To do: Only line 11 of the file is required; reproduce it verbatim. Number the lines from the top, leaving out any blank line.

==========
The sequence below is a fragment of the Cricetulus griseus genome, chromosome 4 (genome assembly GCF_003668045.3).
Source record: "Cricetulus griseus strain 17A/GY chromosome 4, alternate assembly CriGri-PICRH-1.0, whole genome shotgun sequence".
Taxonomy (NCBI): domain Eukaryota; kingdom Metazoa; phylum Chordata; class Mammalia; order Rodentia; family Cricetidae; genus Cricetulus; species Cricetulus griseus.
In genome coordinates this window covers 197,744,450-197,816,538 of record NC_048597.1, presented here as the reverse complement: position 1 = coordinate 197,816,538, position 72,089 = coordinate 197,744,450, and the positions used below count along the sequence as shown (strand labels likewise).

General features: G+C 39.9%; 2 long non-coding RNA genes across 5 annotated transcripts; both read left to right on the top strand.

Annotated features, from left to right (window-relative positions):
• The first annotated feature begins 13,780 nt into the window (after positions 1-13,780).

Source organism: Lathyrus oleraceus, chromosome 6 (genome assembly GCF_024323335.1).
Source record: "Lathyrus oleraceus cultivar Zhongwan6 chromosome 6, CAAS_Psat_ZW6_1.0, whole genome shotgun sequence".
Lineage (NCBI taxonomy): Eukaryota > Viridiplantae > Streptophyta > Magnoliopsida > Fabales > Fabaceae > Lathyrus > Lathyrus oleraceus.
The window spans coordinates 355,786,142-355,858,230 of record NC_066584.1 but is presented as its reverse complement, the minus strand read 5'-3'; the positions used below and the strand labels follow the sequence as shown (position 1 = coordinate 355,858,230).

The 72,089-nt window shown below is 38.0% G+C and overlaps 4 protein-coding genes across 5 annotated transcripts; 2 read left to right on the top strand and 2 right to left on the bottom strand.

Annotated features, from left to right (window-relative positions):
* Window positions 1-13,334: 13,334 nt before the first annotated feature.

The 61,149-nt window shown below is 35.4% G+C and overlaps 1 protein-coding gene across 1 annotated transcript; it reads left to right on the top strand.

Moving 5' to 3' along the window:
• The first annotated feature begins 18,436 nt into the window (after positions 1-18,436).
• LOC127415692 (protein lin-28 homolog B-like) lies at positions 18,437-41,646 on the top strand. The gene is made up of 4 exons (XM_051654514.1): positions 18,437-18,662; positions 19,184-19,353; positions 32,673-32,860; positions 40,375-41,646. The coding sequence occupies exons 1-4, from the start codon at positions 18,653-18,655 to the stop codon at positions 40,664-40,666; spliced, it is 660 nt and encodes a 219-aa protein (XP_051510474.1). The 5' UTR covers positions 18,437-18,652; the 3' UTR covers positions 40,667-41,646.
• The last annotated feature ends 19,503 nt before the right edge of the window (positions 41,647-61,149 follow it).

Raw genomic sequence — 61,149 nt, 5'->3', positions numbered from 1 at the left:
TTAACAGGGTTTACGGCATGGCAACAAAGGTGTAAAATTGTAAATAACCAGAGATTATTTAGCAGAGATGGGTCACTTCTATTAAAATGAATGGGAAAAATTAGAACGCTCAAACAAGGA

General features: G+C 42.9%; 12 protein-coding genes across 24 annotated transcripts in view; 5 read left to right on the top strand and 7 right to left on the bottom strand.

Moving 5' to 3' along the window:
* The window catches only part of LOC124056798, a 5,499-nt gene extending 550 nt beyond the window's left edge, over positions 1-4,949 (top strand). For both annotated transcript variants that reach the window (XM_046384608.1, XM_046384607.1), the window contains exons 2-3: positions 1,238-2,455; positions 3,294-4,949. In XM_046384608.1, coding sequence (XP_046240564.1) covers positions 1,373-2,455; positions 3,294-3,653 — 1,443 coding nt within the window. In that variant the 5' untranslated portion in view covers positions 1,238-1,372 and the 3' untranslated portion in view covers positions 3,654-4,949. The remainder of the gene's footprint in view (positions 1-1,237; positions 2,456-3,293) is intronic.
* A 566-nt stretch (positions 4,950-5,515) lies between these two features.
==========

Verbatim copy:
The window spans coordinates 355,786,142-355,858,230 of record NC_066584.1 but is presented as its reverse complement, the minus strand read 5'-3'; the positions used below and the strand labels follow the sequence as shown (position 1 = coordinate 355,858,230).